Our eight hour sleeper train ride comes to an end in Jodhpur. Mark crammed in on the top bunk sharing the berth with five other local men (Christine is in the berth one over) gets a question from a smiley Indian while packing up. “Do you mind if I ask you a question? I am wondering if you are Zinedine Zidane” (retired French footballer and manager of Real Madrid)? He was convinced he was riding Indian rail in an eight person sleeping berth with a man who’s net worth could probably own the rail company. I laughed, said I wish, and assured him I was just a backpacking Canadian. As we departed the train and wished him well, he continued to smile and watched seemingly convinced that he had just met a famous football player.
Resemblance? We are both bald.
Our rickshaw ride to our homestay provided 20 minutes of horn honking (yes, everyone with a horn honks just like in Vietnam), cow avoiding, foul-smelling, people staring and National Geographic like photo opportunities. Jodhpur is an area that we are told does not see a lot of tourism in comparison to Mumbai or Delhi. Our white skin is as much as a tourist attraction for the locals as the cows, bulls, turbans, sari’s and rubbish is for us. Jodhpur is home to so many incredible experiences! Where do we begin?
The Mehrangarh Fort perched high above the city is massive! Built in the 15th and 16th centuries, it is much larger than the fort we stayed in at Jaisalmer. Huge stone walls precariously built upon rock cliffs cling to the surface providing defence for a fort that looks impossible to break through. While looking over the area and seeing the walls in the distance Mark asks Christine “are you sure you do not have an interest in seeing the great Wall of China”?
An interesting phenomenon took place while touring the fort. Indians appeared completely taken by our presence. Like Hollywood stars being pursued by the camera crazy paparazzi, we had strangers asking to take selfies with us and group shots. The funniest? The locals walking towards us taking hip shots to be subtle but forgetting to turn off the sound or flash. We smiled, we laughed and we laughed again.
From the fort, we walk through the “blue city” that stretches for kilometres past the fort and its’ walls. Traditionally the blue signified the home of the Brahman caste, but we understand that is no longer the case. Either way, goosebumps puffed, jaws dropped, noses tried to defy smells and eyes spun in all directions.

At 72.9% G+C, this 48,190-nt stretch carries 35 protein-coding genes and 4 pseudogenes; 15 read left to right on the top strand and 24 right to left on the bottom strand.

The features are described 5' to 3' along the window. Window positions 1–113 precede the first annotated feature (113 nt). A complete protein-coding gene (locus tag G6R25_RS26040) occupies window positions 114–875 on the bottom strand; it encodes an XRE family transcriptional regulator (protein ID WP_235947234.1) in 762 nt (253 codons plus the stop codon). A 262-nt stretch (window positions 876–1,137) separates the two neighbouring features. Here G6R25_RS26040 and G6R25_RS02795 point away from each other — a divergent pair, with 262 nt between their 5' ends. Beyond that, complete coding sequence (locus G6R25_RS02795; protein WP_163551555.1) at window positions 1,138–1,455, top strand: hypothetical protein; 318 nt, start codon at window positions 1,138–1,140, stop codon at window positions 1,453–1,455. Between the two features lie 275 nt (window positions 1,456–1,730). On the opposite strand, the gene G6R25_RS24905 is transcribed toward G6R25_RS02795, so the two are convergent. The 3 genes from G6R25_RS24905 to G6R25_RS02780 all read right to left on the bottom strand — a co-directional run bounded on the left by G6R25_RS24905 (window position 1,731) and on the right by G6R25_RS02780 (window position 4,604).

We thought this was an overload of our senses but then our walk ended in the Sadar Bazaar around the city centre’s famous clock tower… everything beforehand was calm by comparison.
Mark kept hearing a very good friends’ voice in his head, “just remember, India is full-on, I mean full-on”! Well, the Sadar Bazaar area of Jodhpur is FULL-ON. Sandals, saris, steel and copper items, sneakers, fruits, vegetables, spices, jewelry, t-shirts, jeans (no shorts), trinkets, tailors, food stalls, coconuts, dresses, handbags, etc. are all available. Further, it is all mixed in with thousands of people, cows, dogs, horses, vehicles, a hole shitload of rubbish and even more cow shit!
It is in this location that Mark takes a wrong turn and witnesses open defecation. He thinks, ah, my India experience is complete! A 30 cent samosa is consumed and we couldn’t leave the bazaar without having a lassi since Jodhpur arguably claims they have the best lassies in India. It was delicious!
The next day we jump into an Indian manufactured Mahindra safari-type vehicle to venture out of the city and to visit a Bishnoi village and surrounding area.
The Bishnoi are peaceful nature loving people. Their faith and beliefs prevent them from cutting down trees or killing animals and they provide protection for all life forms. It is said that even the twigs they collect off the ground for firewood must be free of insects. They are pure vegetarian and will not eat meat. The home we visited was run by a widower. As we arrived, she was pulling water out of her well with a bucket on a pulley system. She was preparing to make tea and bread from ground millet. The floor in her home was made from compacted cow dung. As is customary, we had to remove our footwear to enter her home. We were super thrilled to experience walking on cow shit. A lovely experience, Mark practiced grinding millet the old fashion way and the bread tasted amazing.
We were greeted by children in other villages, saw three-two week old goats, saw blackbucks and bluebulls. We visited the village of Salawas where they hand weave beautiful area rugs. A typical 3′ x 5′ rug takes two people approximately one month to make. Their pay? $1 CDN/day.
Back at the hotel, a fellow Westerner has been ill for a few days. Eager to use our overstuffed first aid kit, Mark whips out his thermometer, nursing assessment skills and provides some free antibiotics, charcoal and helpful advice.
Jodhpur was an amazing stop! We said we want to keep our India journal/blog short and sweet, but these two days were… FULL ON 😉.
…Mark and Christine